Thursday, May 26, 2016

Teach Effective lesson planning, delivery techniques and classroom management suggestions

Good lesson planning is essential to the process of teaching and learning.  A teacher who is prepared is well on his/her way to a successful instructional experience.  The development of interesting lessons takes a great deal of time and effort.  As a new teacher, you must be committed to spending the necessary time in this endeavor.

It is also important to realize that the best-planned lesson is worthless if interesting delivery procedures, along with good classroom management techniques, are not in evidence.  There is a large body of research available pertaining to lesson development and delivery and the significance of classroom management.  They are skills that must be researched, structured to your individual style, implemented in a teacher/learning situation, and constantly evaluated and revamped when necessary.  Consistency is of the utmost importance in the implementation of a classroom management plan.

Related Post: Teaching Practicum Developing A Statement Of Teaching Philosophy

All teachers should understand that they are not an island unto themselves.  The educational philosophy of the district and the uniqueness of their schools should be the guiding force behind what takes place in the classroom.  The school’s code of discipline, which should be fair, responsible and meaningful, must be reflected in every teacher’s classroom management efforts.


Establish a positive classroom environment
Make the classroom a pleasant, friendly place
Accept individual differences
Learning activities should be cooperative and supportive
Create a non-threatening learning environment
Organize physical space; eliminate situations that I am dangerous or disruptive
Establish classroom rules and procedures and consistently reinforce them

Begin lessons by giving clear instructions
State desired quality of work
Have students paraphrase directions
Ensure that everyone is paying attention
Ensure that all distractions have been removed
Describe expectations, activities and evaluation procedures
Start with a highly motivating activity
Build lesson upon prior student knowledge

Maintain student attention
Use random selection in calling upon students
Vary who you call on and how you call on them
Ask questions before calling on a student; wait at least five seconds for a response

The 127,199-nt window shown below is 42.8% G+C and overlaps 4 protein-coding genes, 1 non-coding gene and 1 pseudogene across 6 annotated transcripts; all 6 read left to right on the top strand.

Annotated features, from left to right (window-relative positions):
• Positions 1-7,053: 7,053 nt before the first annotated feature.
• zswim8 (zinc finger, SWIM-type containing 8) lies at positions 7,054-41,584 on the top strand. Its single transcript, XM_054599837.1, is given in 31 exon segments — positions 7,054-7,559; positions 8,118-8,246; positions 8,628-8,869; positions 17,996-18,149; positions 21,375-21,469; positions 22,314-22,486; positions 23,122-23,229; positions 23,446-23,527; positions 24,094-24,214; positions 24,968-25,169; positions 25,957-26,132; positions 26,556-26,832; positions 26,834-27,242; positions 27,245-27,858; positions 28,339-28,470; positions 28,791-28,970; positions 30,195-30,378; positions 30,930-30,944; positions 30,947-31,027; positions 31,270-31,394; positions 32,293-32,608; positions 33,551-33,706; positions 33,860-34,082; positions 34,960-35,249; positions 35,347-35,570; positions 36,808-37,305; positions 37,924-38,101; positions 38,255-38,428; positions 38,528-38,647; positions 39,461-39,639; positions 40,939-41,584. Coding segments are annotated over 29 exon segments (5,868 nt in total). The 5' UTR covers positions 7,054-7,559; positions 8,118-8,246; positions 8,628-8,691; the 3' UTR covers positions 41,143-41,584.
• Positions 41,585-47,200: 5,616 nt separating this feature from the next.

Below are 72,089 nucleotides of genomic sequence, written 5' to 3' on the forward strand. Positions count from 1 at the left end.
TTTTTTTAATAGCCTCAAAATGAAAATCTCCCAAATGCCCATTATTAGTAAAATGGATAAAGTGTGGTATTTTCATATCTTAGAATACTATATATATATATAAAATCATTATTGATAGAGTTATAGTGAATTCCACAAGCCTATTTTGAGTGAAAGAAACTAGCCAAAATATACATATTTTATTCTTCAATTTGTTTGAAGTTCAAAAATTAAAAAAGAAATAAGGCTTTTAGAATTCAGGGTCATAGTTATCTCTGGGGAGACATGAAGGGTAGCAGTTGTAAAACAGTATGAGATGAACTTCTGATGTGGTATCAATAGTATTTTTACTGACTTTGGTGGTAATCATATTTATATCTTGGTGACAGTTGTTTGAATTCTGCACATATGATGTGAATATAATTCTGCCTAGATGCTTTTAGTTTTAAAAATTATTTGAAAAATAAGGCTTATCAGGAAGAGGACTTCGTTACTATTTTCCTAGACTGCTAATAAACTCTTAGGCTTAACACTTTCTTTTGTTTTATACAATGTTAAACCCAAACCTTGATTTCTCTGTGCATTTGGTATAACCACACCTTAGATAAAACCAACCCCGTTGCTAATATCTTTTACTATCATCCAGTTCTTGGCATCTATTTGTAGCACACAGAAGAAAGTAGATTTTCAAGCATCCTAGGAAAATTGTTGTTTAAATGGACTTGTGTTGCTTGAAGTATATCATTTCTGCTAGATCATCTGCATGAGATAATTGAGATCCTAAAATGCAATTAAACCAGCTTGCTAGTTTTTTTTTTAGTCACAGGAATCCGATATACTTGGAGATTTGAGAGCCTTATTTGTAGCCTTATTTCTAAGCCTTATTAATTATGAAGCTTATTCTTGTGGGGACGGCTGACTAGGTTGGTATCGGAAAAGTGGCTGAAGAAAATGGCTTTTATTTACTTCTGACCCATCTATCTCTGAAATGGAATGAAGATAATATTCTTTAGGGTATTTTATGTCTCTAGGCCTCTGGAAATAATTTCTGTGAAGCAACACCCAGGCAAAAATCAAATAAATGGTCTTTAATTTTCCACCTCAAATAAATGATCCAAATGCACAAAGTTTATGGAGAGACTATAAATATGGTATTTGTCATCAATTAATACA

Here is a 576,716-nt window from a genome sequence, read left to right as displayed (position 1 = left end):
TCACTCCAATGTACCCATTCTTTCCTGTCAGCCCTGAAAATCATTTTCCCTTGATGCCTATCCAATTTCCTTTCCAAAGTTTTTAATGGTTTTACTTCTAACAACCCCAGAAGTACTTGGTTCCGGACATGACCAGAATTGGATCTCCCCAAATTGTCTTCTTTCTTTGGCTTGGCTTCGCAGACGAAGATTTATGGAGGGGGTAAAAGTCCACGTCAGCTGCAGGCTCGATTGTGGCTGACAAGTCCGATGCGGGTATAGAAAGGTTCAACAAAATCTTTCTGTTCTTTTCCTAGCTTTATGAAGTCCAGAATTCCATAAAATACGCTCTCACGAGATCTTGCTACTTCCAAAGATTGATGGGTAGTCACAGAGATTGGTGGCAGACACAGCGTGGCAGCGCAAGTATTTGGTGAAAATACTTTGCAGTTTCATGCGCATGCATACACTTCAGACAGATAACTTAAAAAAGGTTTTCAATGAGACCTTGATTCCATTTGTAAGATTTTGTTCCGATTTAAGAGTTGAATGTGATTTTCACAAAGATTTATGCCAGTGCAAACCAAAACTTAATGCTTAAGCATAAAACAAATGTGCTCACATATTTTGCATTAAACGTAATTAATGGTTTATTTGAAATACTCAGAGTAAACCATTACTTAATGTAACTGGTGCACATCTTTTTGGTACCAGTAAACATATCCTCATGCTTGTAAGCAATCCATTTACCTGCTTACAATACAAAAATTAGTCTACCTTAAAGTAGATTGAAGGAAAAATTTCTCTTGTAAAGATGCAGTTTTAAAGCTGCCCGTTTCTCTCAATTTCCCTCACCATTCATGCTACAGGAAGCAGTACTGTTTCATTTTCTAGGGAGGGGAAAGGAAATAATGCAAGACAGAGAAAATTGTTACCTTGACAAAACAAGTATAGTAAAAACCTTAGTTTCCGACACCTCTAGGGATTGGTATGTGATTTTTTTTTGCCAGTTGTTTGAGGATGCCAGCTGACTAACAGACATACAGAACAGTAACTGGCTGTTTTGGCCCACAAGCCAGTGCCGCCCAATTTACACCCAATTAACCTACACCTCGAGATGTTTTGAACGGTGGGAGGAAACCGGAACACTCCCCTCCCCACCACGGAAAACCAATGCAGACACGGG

Be animated; show enthusiasm and interest
Reinforce student efforts with praise
Vary instructional methods
Provide work of appropriate difficulty
Demonstrate and model the types of responses or tasks you want students to perform
Provide guided practice for students; monitor responses and deliver immediate corrective feedback

Recommended Post: Pronunciation for talking in English or others

Use appropriate pacing
Be aware of your teaching tempo
Watch for cues that children are becoming confused, bored or restless;  sometimes lesson have to be shortened

Provide suitable seatwork
Seatwork should be diagnostic and prescriptive
Develop procedures for seeking assistance; have a “help” signal
Develop procedures for what to do when finished
Move around to monitor seatwork
Vary methods of practice

Evaluate what has taken place in your lesson
Summarize the lesson and focus on positive gains made by students; use surprise reinforcers as a direct result of their good behavior
Determine if the lesson was successful; were goals accomplished?

Make a smooth transition into next subject
Have materials ready for next lesson
Maintain attention of students until you have given clear instructions for the next activity
Do not do tasks that can be done by students (i.e. passing out paper or collecting assignments); use monitors
Move around and attend to individual needs
Provide simple, step-by-step instructions
Utilize a freeze and listen signal, when necessary

Develop positive teacher/student relationships
Set a good example; be a positive role model
Create an exciting learning environment for all students
Reward good behavior; create special activities that children will enjoy doing
Correct misbehaviors; have consequences of disruptive behavior; communicate them to children

Handling disruptions

Keep it short and simple (KISS)

Use a warning system

Defer disruptive behavior proactively (eye contact, close space between you and student, use head/hand gestures)

Help students be successful

Use planned ignoring (and teach other students to also ignore)